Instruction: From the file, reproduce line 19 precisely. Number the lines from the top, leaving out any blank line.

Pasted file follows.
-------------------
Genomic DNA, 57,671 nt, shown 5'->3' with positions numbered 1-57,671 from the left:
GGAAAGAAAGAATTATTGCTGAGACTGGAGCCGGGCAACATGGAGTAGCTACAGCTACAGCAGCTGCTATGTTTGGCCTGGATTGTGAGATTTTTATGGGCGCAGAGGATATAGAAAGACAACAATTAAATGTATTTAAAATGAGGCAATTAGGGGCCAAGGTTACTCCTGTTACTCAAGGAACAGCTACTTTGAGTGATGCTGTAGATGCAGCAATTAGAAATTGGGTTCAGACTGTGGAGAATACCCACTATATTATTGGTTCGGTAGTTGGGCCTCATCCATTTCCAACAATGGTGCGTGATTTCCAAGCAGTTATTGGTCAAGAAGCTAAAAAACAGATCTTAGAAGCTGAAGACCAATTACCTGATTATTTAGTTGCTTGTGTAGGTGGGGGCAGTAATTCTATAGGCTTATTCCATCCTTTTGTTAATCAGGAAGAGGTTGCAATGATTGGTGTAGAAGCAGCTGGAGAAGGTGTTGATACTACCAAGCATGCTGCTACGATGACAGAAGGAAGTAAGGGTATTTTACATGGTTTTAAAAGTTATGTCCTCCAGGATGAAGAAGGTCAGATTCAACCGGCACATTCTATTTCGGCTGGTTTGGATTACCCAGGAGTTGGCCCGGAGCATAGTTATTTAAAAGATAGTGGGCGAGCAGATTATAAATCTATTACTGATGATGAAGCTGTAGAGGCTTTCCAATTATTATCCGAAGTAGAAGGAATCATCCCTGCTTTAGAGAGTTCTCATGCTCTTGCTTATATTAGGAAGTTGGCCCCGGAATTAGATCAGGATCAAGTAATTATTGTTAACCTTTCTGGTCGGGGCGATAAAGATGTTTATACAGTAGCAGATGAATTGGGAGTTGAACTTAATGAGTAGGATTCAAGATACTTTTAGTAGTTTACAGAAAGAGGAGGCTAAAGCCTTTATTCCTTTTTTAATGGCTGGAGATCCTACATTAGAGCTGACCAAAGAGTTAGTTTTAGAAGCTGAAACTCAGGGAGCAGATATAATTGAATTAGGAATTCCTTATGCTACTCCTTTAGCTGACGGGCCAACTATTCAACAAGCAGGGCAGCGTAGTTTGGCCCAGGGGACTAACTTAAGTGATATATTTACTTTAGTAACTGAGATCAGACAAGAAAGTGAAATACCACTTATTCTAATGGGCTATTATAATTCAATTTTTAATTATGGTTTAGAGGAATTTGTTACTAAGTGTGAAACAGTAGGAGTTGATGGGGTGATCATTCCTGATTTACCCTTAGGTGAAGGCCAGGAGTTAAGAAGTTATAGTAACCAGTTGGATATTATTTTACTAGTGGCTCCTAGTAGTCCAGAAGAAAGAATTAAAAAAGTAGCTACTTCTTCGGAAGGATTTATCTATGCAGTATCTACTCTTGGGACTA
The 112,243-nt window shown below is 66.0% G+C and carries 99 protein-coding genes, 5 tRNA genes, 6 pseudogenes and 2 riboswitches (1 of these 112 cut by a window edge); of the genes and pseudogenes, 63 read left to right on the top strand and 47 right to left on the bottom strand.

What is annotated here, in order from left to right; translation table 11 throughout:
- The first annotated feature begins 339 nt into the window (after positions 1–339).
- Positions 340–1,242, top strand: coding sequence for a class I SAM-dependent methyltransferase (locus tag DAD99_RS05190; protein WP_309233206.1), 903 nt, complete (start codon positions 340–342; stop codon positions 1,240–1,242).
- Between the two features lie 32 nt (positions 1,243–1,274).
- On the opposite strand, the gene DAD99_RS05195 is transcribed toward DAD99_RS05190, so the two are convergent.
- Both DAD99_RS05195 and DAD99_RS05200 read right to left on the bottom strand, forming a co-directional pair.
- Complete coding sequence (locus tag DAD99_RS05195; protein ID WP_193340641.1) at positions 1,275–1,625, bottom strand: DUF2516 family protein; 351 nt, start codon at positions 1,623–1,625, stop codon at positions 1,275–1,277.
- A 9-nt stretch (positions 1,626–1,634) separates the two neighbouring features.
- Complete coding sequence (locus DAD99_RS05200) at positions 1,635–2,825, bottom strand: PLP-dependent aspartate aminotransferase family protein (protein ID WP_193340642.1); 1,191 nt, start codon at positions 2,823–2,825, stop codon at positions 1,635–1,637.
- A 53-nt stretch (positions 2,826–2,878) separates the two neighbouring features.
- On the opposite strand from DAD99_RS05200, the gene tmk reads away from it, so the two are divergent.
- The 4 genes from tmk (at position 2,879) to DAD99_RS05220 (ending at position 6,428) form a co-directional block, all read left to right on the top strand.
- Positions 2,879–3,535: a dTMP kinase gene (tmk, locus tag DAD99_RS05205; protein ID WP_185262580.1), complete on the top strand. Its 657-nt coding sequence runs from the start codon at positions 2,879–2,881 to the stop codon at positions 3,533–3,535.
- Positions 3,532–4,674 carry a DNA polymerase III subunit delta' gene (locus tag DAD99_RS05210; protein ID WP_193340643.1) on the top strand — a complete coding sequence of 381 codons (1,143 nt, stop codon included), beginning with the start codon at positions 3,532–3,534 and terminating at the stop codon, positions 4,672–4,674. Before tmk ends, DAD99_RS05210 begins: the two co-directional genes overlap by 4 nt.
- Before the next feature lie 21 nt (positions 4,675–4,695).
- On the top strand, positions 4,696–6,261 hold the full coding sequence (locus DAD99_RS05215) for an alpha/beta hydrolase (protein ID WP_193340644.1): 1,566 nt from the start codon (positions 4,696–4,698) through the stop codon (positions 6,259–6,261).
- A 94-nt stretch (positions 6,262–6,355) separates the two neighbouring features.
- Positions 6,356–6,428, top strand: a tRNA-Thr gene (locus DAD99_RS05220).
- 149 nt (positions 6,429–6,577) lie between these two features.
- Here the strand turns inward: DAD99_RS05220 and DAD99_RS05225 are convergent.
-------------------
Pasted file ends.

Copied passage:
- On the top strand, positions 4,696–6,261 hold the full coding sequence (locus DAD99_RS05215) for an alpha/beta hydrolase (protein ID WP_193340644.1): 1,566 nt from the start codon (positions 4,696–4,698) through the stop codon (positions 6,259–6,261).